So I am preaching, but how is my recipe any better or worse than everything else people have tried in the recent years? Well, for one, converting another person to the lifestyle of exploration will not solve the desktop usage figures. It will happen commercially, most probably thanks to Steam, and maybe Ubuntu, definitely not because superior technology ought to reign. That’s irrelevant. Then, you may argue that only the end result matters, and that new users SHOULD bleed their share of pain, and that this is the best way of learning.
If you think about it, the Charles Dickens’ school of discipline and education has been outdated recently, and switching kids is no longer in fashion, apparently for a reason, and yet, math, science and geography are still being taught. The fact we had to pray to the gods of the Internet for the source code for the network card does not mean the future generations should suffer the same.
This is one true problem with the Linux world. The technology has moved on, but not the mentality, not the mindset. The rift, the attitude of years yore still remains, and in being the gurus and evangelists, we spread this infection to the next generation. Inadvertently, sometimes without malice or bad thought, just by accident, cause that’s what we all know. Still, too complicated.
In teaching others, we teach ourselves
That’s the crux of the message. It’s not about compiling drivers. It’s not about using an obscure product that makes you happy, and then projecting on the whole world in the brightest and most exclusive black and white. Your great-great-grandfathers hunted for food. Should you?
We learned through fragmentation, trial and error, and that’s why we are so rad. But I believe that the new wave of Linux users can be just as good as we are, without having to undergo the mandatory IRC abuse, ask silly questions in forums, and waste days of their lives getting basic things to work. They should focus on the cool stuff, on the fun stuff, and designing the future edition of excellence.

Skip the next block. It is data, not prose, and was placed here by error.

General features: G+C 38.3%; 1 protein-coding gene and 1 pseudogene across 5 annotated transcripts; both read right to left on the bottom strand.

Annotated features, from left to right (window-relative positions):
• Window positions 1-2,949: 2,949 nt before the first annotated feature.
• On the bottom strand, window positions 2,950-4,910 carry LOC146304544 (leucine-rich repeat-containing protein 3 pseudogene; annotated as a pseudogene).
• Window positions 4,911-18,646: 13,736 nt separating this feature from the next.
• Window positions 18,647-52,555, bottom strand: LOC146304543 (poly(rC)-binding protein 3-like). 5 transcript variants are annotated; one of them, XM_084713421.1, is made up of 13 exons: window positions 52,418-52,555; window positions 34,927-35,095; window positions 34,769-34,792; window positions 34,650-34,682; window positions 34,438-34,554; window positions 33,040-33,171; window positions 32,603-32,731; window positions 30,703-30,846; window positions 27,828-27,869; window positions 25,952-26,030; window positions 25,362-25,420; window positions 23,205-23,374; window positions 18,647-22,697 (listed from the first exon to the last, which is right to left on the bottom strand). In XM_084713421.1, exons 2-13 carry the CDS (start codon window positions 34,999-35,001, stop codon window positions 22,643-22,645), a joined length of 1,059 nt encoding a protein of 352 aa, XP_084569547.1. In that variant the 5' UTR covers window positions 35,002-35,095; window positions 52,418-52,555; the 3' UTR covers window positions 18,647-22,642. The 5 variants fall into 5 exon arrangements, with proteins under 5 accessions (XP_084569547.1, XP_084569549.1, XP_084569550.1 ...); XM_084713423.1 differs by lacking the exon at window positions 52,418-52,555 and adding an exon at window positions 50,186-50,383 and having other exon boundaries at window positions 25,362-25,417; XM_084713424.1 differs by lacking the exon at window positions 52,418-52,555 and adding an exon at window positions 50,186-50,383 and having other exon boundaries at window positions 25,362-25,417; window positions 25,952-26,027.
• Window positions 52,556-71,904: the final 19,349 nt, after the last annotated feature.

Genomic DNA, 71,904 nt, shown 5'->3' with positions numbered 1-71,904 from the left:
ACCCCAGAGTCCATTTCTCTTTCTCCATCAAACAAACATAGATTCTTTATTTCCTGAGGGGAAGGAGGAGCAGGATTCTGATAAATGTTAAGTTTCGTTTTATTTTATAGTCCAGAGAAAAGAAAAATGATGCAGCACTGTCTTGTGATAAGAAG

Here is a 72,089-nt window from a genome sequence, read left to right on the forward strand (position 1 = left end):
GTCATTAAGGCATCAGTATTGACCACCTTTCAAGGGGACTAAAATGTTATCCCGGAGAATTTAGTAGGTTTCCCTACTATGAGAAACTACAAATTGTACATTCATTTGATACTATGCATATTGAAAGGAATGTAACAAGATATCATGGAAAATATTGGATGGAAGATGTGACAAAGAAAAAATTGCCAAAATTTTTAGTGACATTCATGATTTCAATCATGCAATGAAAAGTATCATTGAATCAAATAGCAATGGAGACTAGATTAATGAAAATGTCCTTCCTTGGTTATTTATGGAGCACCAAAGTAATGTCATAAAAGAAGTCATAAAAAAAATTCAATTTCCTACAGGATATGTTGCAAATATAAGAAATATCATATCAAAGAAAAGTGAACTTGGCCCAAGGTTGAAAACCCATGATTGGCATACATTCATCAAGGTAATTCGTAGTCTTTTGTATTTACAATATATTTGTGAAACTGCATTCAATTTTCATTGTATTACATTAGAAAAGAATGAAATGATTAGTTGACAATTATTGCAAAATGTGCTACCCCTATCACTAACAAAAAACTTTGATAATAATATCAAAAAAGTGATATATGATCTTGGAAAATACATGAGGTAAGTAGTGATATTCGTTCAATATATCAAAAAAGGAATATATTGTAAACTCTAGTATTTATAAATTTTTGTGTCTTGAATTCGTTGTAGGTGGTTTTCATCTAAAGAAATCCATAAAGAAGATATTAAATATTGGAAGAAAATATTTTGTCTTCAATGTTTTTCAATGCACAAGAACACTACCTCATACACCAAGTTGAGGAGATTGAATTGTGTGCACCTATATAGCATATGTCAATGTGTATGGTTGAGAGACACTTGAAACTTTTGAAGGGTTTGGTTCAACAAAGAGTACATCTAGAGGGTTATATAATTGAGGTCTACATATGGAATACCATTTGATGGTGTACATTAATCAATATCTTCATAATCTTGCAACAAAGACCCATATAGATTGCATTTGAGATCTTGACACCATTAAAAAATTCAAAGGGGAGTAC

No disrespect, but teaching Linux by giving people Arch or Gentoo is not the right way. Nor is the Debian or CentOS. For new users, FOSS means nothing. For new users, source code is meaningless. Sure, they might learn a whole lot if subjected to it, but to what end. So they can repeat the same mistakes we made? Anyhow, way, way too complicated still. Let’s make it simpler.
Now, if we could also get OEM vendors to bundle Linux, then we get the desired result. Think about it. People buy a laptop, with an operating system already there, fully configured for use. Reminds you of something. Yup. That’s called Windows. No fuss, no driver problems, no hardship, just fun, on familiar grounds. To an extent. Still, that’s the right way of doing. Software centers, with easy access to applications, even better. Instant win. New convert, next please. Some companies are already doing that. Like System76. Or maybe SOL. They are trying to break through using Linux, mated to hardware. But that’s not just their battle, that’s ours, too.
My recipe for Linux is actually an anti-recipe. Don’t show the new user Linux. Because Linux is a beast with a hundred heads and arms and hearts and mind, and it beats so many tunes, it’s a cacophony. Ideology, forking, free vs. non-free, beautiful, ugly, old school, automated, desktop environments, kernels, binary formats, no no no. That’s not what we want our new members to see. Keep all that behind the curtain. When you go to the restaurant, you don’t want to see the preparations. Once you connoisseur your way around, then you might. If you feel like it.
People will only embrace new technology if it’s identical to what they already use and know. Electric cars? Not until they get the range and refueling speed of regular cars. On the desktop, it’s Windows, I’m afraid. So give them Windows, just make it Linux. One system, one desktop, pre-installed, fun, full of games. They will figure out the rest. That’s how it’s done.
Nah, we can do better than that. On the hardware front, if we want to see Linux become dominant on the desktop, just as it has everywhere else, we just need to learn from the existing success stories. What is one unifying factor that made Android so big, or Linux so well embedded in all those peripheral devices? It’s the devices themselves. You never install them on your own, they come ready for use. What’s the one difference between Windows and Linux desktops? You install the latter on your own. Did it work for us? So no recipe, no anti-recipe. Forget it. Make it even simpler. One line. One word, really. Hardware.
Wanna help others try Linux, let’s solve the hardware piece. Peace.